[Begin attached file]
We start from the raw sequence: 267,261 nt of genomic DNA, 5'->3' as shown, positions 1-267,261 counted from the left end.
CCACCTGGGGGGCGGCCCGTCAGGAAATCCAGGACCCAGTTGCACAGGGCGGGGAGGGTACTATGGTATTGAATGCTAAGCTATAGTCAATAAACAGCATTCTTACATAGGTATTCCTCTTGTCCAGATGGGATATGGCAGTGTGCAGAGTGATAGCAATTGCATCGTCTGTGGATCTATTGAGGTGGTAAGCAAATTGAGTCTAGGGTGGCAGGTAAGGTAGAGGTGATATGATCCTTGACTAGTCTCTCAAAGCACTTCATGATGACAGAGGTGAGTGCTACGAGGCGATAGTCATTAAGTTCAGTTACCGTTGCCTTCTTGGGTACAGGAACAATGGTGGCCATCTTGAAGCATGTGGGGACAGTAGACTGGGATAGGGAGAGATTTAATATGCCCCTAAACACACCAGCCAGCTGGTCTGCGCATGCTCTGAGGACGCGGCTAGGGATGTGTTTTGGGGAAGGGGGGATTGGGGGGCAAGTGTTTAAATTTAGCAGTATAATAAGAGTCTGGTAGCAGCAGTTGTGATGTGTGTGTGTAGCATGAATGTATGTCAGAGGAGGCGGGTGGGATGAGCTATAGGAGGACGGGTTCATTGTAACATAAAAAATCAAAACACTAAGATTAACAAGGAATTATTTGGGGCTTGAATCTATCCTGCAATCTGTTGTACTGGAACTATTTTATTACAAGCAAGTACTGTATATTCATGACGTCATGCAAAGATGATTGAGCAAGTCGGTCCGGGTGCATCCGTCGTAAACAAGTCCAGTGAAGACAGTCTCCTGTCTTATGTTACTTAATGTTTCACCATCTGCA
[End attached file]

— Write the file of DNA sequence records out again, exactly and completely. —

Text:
We start from the raw sequence: 267,261 nt of genomic DNA, 5'->3' as shown, positions 1-267,261 counted from the left end.
CCACCTGGGGGGCGGCCCGTCAGGAAATCCAGGACCCAGTTGCACAGGGCGGGGAGGGTACTATGGTATTGAATGCTAAGCTATAGTCAATAAACAGCATTCTTACATAGGTATTCCTCTTGTCCAGATGGGATATGGCAGTGTGCAGAGTGATAGCAATTGCATCGTCTGTGGATCTATTGAGGTGGTAAGCAAATTGAGTCTAGGGTGGCAGGTAAGGTAGAGGTGATATGATCCTTGACTAGTCTCTCAAAGCACTTCATGATGACAGAGGTGAGTGCTACGAGGCGATAGTCATTAAGTTCAGTTACCGTTGCCTTCTTGGGTACAGGAACAATGGTGGCCATCTTGAAGCATGTGGGGACAGTAGACTGGGATAGGGAGAGATTTAATATGCCCCTAAACACACCAGCCAGCTGGTCTGCGCATGCTCTGAGGACGCGGCTAGGGATGTGTTTTGGGGAAGGGGGGATTGGGGGGCAAGTGTTTAAATTTAGCAGTATAATAAGAGTCTGGTAGCAGCAGTTGTGATGTGTGTGTGTAGCATGAATGTATGTCAGAGGAGGCGGGTGGGATGAGCTATAGGAGGACGGGTTCATTGTAACATAAAAAATCAAAACACTAAGATTAACAAGGAATTATTTGGGGCTTGAATCTATCCTGCAATCTGTTGTACTGGAACTATTTTATTACAAGCAAGTACTGTATATTCATGACGTCATGCAAAGATGATTGAGCAAGTCGGTCCGGGTGCATCCGTCGTAAACAAGTCCAGTGAAGACAGTCTCCTGTCTTATGTTACTTAATGTTTCACCATCTGCA